16. 16. Effects Theory Over the course of the past century or so, media analysts have developed several effects models, i.e. theoretical explanations of how humans ingest the information transmitted by media texts and how this might influence (or not) their behaviour. Effects theory is still a very hotly debated area of Media and Psychology research, as no one is able to come up with indisputable evidence that audiences will always react to media texts one way or another. The scientific debate is clouded by the politics of the situation: some audience theories are seen as a call for more censorship, others for less control. Whatever your personal stance on the subject, you must understand the following theories and how they may be used to deconstruct the relationship between audience and text.
  17. 17. The Hypodermic Needle Model Dating from the 1920s, this theory was the first attempt to explain how mass audiences might react to mass media. It is a crude model and suggests that audiences passively receive the information transmitted via a media text, without any attempt on their part to process or challenge the data. (Don't forget that this theory was developed in an age when the mass media were still fairly new - radio and cinema were less than two decades old. Governments had just discovered the power of advertising to communicate a message, and produced propaganda to try and sway populaces to their way of thinking.)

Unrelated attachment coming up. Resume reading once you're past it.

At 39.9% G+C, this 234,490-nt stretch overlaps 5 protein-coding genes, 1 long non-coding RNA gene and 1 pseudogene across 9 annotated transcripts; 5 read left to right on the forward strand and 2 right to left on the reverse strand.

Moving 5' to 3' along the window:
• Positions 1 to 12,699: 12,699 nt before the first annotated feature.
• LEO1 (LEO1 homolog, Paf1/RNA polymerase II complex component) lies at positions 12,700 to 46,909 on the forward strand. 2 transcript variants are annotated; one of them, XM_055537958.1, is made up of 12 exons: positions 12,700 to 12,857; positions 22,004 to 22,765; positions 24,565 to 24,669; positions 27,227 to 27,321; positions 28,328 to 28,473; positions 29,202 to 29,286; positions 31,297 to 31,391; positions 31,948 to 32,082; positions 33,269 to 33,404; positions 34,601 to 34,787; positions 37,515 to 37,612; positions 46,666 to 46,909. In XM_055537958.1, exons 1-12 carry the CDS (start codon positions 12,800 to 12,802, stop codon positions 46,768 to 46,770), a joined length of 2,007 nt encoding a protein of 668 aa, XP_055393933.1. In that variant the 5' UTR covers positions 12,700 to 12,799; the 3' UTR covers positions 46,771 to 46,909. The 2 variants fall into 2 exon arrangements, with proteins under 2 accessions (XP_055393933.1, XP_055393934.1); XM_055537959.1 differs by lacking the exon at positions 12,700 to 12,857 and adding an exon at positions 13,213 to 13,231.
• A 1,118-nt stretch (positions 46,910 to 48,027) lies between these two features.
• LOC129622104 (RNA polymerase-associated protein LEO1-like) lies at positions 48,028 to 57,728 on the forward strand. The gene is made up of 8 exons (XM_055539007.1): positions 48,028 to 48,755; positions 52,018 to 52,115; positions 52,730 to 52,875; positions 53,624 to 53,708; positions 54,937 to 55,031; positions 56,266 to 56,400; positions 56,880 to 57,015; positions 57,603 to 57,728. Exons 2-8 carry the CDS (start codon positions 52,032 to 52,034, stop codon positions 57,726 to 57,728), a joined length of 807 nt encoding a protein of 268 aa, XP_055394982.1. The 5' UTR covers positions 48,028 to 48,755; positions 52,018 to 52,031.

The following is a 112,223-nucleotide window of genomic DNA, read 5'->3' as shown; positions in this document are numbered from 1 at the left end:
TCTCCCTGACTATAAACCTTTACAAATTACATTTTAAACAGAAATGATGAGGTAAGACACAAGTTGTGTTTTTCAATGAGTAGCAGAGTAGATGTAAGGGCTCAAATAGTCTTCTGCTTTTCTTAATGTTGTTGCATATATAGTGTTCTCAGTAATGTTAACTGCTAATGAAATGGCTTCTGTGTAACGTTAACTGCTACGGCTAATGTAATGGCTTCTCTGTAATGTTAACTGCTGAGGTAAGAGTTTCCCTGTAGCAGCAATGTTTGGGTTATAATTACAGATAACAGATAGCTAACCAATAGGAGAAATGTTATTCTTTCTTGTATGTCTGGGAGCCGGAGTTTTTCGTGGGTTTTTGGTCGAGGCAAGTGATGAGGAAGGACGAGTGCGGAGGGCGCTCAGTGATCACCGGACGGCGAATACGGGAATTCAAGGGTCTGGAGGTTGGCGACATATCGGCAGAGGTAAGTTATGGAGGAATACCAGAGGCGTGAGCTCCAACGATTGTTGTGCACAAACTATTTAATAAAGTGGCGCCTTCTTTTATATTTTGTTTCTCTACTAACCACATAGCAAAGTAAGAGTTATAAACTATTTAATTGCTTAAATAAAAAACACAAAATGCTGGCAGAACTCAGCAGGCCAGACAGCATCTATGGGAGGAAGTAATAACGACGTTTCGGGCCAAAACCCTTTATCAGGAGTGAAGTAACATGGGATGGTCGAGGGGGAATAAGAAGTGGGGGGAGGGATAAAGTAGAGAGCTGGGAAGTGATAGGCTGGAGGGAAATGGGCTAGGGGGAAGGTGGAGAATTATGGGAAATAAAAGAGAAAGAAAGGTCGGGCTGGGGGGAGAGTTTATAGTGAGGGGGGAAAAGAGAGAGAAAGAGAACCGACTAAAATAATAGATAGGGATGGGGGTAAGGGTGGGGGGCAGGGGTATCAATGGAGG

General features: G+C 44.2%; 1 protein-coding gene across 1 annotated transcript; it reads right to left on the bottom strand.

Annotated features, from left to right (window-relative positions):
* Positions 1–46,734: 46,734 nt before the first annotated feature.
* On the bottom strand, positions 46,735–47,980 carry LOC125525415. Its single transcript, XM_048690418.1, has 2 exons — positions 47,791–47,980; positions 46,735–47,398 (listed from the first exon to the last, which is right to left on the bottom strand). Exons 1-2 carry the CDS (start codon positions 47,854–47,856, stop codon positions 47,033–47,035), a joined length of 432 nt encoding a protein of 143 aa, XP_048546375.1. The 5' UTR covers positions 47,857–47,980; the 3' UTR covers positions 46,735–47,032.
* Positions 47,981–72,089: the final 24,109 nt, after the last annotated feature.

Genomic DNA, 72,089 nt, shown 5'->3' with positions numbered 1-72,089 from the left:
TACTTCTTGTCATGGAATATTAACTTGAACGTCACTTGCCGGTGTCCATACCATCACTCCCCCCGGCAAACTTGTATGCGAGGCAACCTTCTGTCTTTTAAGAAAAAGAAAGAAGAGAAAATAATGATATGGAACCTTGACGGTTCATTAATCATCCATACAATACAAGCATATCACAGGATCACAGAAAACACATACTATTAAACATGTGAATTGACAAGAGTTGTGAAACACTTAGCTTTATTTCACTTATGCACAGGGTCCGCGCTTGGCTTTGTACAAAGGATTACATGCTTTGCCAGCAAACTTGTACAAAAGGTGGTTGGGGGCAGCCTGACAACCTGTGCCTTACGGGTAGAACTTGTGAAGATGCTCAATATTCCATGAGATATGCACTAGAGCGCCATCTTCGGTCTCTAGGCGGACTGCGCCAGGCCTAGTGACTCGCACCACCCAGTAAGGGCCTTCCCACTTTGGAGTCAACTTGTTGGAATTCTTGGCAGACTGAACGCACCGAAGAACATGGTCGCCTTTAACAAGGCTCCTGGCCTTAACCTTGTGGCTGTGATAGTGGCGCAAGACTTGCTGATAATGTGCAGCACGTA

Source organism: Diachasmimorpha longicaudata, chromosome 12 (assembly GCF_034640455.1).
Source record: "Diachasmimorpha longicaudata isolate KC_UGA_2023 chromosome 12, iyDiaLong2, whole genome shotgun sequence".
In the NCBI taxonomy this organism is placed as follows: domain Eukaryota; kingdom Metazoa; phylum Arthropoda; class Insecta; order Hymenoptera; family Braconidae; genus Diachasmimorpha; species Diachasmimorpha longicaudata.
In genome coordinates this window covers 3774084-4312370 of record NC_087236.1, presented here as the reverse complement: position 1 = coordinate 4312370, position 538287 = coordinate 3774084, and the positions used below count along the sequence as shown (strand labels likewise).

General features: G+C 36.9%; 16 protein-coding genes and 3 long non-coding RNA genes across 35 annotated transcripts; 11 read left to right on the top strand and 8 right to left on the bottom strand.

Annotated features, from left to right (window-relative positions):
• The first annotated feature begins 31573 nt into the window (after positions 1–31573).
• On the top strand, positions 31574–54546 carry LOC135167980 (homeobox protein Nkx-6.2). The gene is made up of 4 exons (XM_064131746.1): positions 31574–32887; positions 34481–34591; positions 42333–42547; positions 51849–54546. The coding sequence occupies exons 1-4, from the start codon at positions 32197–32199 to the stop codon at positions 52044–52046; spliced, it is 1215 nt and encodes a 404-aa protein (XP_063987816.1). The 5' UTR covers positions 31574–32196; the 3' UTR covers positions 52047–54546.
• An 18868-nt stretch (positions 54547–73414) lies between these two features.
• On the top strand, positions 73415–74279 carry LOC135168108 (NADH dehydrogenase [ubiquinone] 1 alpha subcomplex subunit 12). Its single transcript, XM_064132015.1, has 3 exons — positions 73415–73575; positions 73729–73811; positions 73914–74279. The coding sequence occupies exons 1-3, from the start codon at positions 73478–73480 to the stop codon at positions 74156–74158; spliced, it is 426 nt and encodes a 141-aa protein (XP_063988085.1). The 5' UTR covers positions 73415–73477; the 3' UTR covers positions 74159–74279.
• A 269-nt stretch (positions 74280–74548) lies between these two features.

18. 18. The Hypodermic Needle Model The Hypodermic Needle Model suggests that the information from a text passes into the mass consciousness of the audience unmediated, i.e. the experience, intelligence and opinion of an individual are not relevant to the reception of the text. This theory suggests that, as an audience, we are manipulated by the creators of media texts, and that our behaviour and thinking might be easily changed by media-makers.
  19. 19. Two-Step Flow Theory The Hypodermic model quickly proved too clumsy for media researchers seeking to more precisely explain the relationship between audience and text. As the mass media became an essential part of life in societies around the world and did NOT reduce populations to a mass of unthinking drones, a more sophisticated explanation was sought. Paul Lazarsfeld, Bernard Berelson, and Hazel Gaudet analysed the voters' decision - making processes during a 1940 presidential election campaign and published their results in a paper called ‘The People's Choice’.
  20. 20. Two-Step Flow Theory Their findings suggested that the information does not flow directly from the text into the minds of its audience unmediated but is filtered through "opinion leaders" who then communicate it to their less active associates, over whom they have influence. The audience then mediate the information received directly from the media with the ideas and thoughts expressed by the opinion leaders, thus being influenced not by a direct process, but by a two step flow. This diminished the power of the media in the eyes of researchers, and caused them to conclude that social factors were also important in the way in which audiences interpreted texts.